I am interested to see that Studies in the Fantastic, an academic journal that I began with University of Tampa Press, which lasted only two issues, has been revived. Two further issues have now come out, and this second one (#4 in all) now has a fine article by Chris Brawley on Thomas Ligotti, as well as an article that discusses Lovecraft in part: http://www.ut.edu/TampaPress/pressDetail.aspx?id=32212257271. I have not read the Lovecraft piece, but Brawley’s Ligotti article is a splendid piece of work.
I note with interest the demise of William Peter Blatty on January 7. Given, however, that very little of his work subsequent to The Exorcist (1971) is of any particular interest, and given that he recently supplied a blurb to a vicious anti-Hillary Clinton polemic, I am not sure that the passing of this person is much to be mourned.
Far more to be regretted, in my mind, is the passing of Kevin Starr, a pioneering scholar of California literature: https://www.nytimes.com/2017/01/16/us/kevin-starr-dead-california.html. Starr was gracious enough to have written the foreword to our edition of George Sterling’s collected poetry, and for that alone I shall be greatly in his debt.
I am sorry to report that Joe Morey of Dark Renaissance Books has been forced to retire from publishing because of health reasons. But luckily for me, Hippocampus Press will pick up the eight-volume Classic Weird Fiction series that I compiled for Joe. So watch for these books emerging over the next few months (and years)!
The other day I received copies of Weird Fiction Review 7 (Fall 2016), just out from Centipede Press. I believe this is another superlative (and large!—360 pp.) issue, with fiction by Steve Rasnic Tem, John Shirley (in collaboraton with Don Webb), Jonathan Thomas, Nicole Cushing, and Mark Howard Jones; two articles on Robert E. Howard (by Charles A. Gramlich and Benjamin Garstad), along with articles by James Goho (on Caitlín R. Kiernan), John C. Tibbetts (on Jack Finney), J.-M. Rajala (on some lost works by Ambrose Bierce), Jason V Brock (a comparison of David Bowie and Franz Kafka), and others; and poetry by Ann K. Schwader, John Shirley, Wade German, K. A. Opperman, Ashley Dioses, Ian Futter, Christina Sng, and others (including reprints of poems by H. P. Lovecraft and Robert E. Howard); an interview with William Hjortsberg; and still other items. I see that Centipede Press is currently offering the issue at a substantially discounted price (http://www.centipedepress.com/anthologies/wfreview7.html). I have a few spares available and will be happy to make them available for $20 to interested customers.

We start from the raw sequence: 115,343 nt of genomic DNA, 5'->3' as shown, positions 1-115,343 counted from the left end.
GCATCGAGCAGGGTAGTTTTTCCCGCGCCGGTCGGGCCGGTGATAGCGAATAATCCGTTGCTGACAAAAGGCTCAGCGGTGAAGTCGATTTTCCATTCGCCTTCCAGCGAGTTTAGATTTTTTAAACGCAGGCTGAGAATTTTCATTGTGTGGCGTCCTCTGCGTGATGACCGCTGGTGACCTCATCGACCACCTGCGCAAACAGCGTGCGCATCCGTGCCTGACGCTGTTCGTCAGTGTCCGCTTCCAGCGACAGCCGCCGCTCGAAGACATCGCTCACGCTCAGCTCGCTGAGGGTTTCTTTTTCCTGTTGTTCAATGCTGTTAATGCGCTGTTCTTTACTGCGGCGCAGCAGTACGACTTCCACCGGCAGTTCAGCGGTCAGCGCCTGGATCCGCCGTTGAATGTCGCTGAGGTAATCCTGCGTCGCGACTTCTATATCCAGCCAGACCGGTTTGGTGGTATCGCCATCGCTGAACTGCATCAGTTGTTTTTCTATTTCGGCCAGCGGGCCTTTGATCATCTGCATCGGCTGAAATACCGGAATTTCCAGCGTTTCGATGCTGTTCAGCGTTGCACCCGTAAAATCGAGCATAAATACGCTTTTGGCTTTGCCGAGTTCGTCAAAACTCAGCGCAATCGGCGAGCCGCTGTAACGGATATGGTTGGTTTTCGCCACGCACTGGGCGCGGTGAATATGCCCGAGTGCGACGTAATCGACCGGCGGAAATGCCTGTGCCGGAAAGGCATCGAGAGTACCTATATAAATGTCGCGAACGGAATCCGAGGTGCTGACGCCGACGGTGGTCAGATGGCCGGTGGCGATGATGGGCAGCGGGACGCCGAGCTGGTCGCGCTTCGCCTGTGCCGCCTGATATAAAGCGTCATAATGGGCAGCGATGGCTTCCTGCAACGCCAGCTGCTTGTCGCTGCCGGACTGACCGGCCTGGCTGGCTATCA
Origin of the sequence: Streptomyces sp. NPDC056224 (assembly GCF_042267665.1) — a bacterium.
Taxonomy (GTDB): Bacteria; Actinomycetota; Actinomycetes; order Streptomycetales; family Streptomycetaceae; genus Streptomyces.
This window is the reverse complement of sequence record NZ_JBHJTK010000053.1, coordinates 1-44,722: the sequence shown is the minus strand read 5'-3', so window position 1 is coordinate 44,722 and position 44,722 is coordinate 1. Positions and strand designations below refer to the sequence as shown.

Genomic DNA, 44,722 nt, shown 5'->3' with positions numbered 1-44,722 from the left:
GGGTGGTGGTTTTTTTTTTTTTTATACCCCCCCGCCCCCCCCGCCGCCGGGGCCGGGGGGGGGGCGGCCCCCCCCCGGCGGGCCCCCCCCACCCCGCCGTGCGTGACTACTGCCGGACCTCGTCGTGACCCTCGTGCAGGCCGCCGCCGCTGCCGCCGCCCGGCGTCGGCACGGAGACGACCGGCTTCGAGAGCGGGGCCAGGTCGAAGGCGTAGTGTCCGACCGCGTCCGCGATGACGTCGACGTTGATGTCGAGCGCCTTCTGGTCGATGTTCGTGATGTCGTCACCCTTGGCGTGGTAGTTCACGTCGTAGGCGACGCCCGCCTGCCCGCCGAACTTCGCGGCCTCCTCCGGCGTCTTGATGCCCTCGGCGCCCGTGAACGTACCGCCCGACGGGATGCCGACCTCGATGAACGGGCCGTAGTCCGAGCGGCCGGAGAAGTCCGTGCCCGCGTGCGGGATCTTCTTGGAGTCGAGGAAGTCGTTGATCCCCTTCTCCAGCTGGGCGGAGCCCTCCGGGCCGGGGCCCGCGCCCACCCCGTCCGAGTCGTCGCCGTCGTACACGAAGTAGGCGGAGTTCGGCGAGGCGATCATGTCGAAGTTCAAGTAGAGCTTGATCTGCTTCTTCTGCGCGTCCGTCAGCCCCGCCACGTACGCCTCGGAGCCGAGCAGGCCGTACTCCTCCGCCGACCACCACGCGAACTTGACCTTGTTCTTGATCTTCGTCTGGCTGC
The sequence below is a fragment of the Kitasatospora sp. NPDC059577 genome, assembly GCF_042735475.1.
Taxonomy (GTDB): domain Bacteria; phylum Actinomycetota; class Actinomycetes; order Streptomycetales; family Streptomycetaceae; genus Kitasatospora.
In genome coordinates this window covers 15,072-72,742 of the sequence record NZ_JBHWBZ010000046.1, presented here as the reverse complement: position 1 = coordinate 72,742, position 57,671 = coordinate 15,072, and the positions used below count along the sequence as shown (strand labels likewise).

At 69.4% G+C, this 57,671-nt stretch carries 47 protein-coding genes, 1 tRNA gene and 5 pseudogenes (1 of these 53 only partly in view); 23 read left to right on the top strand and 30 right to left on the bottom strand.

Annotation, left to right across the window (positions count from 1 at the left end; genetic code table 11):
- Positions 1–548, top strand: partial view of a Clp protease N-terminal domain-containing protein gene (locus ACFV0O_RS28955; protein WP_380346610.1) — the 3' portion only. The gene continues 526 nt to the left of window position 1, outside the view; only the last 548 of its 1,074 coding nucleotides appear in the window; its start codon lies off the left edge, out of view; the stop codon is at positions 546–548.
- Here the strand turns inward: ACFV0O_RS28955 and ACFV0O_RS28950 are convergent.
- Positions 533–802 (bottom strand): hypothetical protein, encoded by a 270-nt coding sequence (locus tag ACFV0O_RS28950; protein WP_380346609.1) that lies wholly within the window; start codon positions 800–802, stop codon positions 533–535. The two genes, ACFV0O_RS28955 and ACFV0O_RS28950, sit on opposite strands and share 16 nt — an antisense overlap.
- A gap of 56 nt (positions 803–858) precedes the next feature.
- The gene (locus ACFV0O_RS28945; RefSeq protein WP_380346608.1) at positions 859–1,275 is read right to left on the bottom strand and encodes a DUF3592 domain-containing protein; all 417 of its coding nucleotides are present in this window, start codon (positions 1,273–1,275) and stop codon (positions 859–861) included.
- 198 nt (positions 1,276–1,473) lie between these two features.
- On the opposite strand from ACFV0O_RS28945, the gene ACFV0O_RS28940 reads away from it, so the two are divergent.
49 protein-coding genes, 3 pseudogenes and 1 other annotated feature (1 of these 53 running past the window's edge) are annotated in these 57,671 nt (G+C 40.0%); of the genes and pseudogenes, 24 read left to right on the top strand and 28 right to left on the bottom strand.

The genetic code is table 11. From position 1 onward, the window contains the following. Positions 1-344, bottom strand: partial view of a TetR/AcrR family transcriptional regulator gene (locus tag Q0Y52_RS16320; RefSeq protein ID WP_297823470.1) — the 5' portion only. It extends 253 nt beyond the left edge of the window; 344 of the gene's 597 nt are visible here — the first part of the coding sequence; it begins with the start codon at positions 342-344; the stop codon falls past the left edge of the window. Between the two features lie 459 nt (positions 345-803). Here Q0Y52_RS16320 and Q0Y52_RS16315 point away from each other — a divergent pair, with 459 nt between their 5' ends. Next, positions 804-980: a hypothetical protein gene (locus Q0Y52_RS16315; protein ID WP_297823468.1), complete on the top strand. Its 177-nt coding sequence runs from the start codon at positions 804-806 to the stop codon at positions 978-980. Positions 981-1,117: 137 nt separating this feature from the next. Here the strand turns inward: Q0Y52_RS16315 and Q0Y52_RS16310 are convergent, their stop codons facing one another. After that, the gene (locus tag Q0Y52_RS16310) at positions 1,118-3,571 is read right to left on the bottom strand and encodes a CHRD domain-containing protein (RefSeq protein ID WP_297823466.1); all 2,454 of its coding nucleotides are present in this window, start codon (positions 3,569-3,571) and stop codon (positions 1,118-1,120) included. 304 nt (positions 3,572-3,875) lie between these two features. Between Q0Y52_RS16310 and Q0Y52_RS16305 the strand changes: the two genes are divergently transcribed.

I trust that Hippocampus Press is gearing up to publish some items that should have come out in 2016, including David E. Schultz’s landmark edition of Lovecraft’s Fungi from Yuggoth. I see that Dead Reckonings Nos. 19/20 (dated, I believe, Fall 2016) is announced as available, but I have not received any copies yet. I have as many as six reviews in it. I believe my edition of Dunsany’s The Ghost in the Corner and Other Stories should be out soon, along with my collection of essays, Varieties of the Weird Tale. And there are editions of Lovecraft’s letters (to Clark Ashton Smith; to C. L. Moore, Henry Kuttner, Fritz Leiber, and others; and the “family letters,” to his mother, aunts, etc.) that are close to done and should come out later in the year.
Not even counting the above, I see that I have 26 books forthcoming from various publishers. This includes 13 from Centipede Press:
I have 8 books coming out from Dark Renaissance Books (in the Classic Weird Fiction series):
Then there are other titles from random publishers:
I was thrilled to read Ramsey Campbell’s new novel, The Searching Dead (PS Publishing), apparently the first in a trilogy of Lovecraftian novels that he is writing. This novel’s Lovecraftian elements are somewhat subdued, but I suspect Ramsey is setting the stage for more overt references later. But the novel is splendidly atmospheric, with subtle and cumulative hints of weirdness throughout. Set in 1952, the novel also seems to be heavily autobiographical, as it appears to reflect Campbell’s own Catholic upbringing and his eventual renunciation of orthodox religious belief. The book seems to be a bit difficult to acquire in the US, so readers may have to order from the publisher: http://www.pspublishing.co.uk/the-searching-dead-hardcover-by-ramsey-campbell-4047-p.asp. Possibly copies are available with Mark Ziesing or Subterranean Press.
Another book I read recently is a more problematical item. This is Paul La Farge’s novel The Night Ocean (due out in March from Penguin Press) http://www.barnesandnoble.com/w/the-night-ocean-paul-la-farge/1124019928?ean=9781101981085. This is an historical novel about Lovecraft’s relations with R. H. Barlow, especially as the former visited the latter in Florida in the 1930s. But, aside from making all manner of silly errors regarding the work of Lovecraft and others, the author cannot help suggesting that Lovecraft and Barlow had some kind of homosexual relationship—even if the work that Barlow is supposed to have written, in which this relationship is told in graphic detail (under the title Erotonomicon), proves to be a hoax. And in spite of the fact that La Farge comes down hard on the malice and intolerance of the “social justice warriors” (his term) who have excoriated Lovecraft for his racism and anti-Semitism, La Farge’s book itself leaves the reader with the impression that Lovecraft is nothing more than the sum of his prejudices. No attempt is made to account for the universal and ever-growing popularity of Lovecraft’s work around the world. Nevertheless, the novel is compelling, and readers should make up their own minds about the kind of portrait of Lovecraft it presents.